Dressage is More than Trot

dressage is more than trot By Jennifer Klitzke

SeilTanzerHow many times have you heard it said that dressage is only for horses that trot?

Coming from over 20 years of dressage riding non-gaited horses, much of my focus had been on the quality of the trot. Before buying SeilTanzer, my German warmblood in 1989, I had looked at over 50 dressage prospects to find the best trot I could afford. Back then the trot seemed to define dressage, especially in the show ring.

Eighteen years later I bought my first gaited horse, Makana. Dressage was the only training method I knew, so out of default that’s how I trained my Tennessee walking horse from the age of three. I haven’t force a trot, rather I use relaxation, balance, and rhythm to establish her flat walk. This proves to be extremely helpful as my mare has more gears than my trotting horses ever did.

When my naturally gaited horse turned five I began to bring her to schooling dressage shows. Ironically, this is where I realized the true essence of dressage. Each judge said that they had not evaluated a gaited horse in the dressage ring, but each commented on the qualities of rhythm, relaxation, harmony, balance, impulsion, connection, straightness, and rider’s position and effective use of aids. And that’s what dressage training is all about. Dressage is more than trot.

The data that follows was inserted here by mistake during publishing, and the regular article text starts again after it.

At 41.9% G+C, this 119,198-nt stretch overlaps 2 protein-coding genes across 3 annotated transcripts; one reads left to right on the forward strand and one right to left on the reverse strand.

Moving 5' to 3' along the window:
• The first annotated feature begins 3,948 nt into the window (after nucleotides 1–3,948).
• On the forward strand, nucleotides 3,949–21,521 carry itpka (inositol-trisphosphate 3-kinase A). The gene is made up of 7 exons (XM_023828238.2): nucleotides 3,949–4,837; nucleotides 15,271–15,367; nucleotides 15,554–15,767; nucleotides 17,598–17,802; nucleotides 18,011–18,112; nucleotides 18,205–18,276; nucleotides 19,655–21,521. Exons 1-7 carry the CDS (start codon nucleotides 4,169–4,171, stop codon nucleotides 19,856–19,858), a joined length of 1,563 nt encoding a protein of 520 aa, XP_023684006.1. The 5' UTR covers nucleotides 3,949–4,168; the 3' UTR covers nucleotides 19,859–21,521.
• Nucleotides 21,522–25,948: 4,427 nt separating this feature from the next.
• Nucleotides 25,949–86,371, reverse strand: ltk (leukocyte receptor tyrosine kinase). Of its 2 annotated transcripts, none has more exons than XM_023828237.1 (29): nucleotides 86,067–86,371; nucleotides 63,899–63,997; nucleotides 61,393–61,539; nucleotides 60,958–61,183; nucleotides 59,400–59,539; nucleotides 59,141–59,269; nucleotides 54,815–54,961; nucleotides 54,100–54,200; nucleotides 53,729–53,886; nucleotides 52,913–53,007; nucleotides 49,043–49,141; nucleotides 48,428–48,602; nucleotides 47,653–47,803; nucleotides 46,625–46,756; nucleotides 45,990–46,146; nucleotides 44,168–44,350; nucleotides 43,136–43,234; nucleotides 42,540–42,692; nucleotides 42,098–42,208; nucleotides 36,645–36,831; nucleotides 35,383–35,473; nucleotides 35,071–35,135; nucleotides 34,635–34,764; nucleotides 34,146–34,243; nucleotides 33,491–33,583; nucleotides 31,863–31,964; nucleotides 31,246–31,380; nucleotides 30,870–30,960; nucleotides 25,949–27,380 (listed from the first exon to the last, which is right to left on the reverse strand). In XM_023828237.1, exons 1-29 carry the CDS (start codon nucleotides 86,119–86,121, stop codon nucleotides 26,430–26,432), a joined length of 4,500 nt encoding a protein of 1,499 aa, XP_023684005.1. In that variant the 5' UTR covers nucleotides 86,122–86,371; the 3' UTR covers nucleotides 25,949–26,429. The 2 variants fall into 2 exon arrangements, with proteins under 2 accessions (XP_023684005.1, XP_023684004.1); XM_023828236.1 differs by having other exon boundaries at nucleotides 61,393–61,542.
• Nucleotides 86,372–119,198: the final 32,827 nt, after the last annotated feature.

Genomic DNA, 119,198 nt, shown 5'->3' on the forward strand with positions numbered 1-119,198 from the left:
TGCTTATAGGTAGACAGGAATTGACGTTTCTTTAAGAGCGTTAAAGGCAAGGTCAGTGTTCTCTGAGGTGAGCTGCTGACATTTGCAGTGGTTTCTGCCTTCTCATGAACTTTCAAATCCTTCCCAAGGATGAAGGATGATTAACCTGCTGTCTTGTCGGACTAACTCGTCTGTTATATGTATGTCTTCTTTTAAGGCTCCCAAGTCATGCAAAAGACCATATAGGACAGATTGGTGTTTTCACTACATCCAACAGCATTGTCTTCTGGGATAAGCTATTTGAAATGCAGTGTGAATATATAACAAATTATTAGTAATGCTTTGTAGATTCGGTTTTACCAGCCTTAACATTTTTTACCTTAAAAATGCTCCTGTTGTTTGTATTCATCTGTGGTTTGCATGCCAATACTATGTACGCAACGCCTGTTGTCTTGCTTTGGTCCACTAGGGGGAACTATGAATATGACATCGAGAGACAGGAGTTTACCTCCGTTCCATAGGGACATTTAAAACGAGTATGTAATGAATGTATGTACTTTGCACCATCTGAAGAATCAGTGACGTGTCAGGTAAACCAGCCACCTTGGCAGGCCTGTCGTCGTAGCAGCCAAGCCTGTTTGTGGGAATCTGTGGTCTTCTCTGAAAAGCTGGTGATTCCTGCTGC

Dressage Training PyramidDressage is a French term for “training of the horse and rider.” In fact the United States Dressage Federation recognizes the dressage training pyramid in the development of the horse. Not one element in the dressage training pyramid is “trot.” All horses whether they flat walk or trot will benefit from progressive training which develops rhythm (with energy and tempo), relaxation (elasticity and suppleness), connection (acceptance of the aids and bit), impulsion (energy and thrust, straightness with alignment and balance), and collection (engagement, self carriage, lightness of the forehand).

So whether your horse is a scopey warmblood with lots of hang-time, a backyard pony, or a smooth-gaited Walking horse, dressage training will improve the quality of its natural gaits, and you’ll develop an amazing connection with your horse that is both enjoyable to ride and watch.


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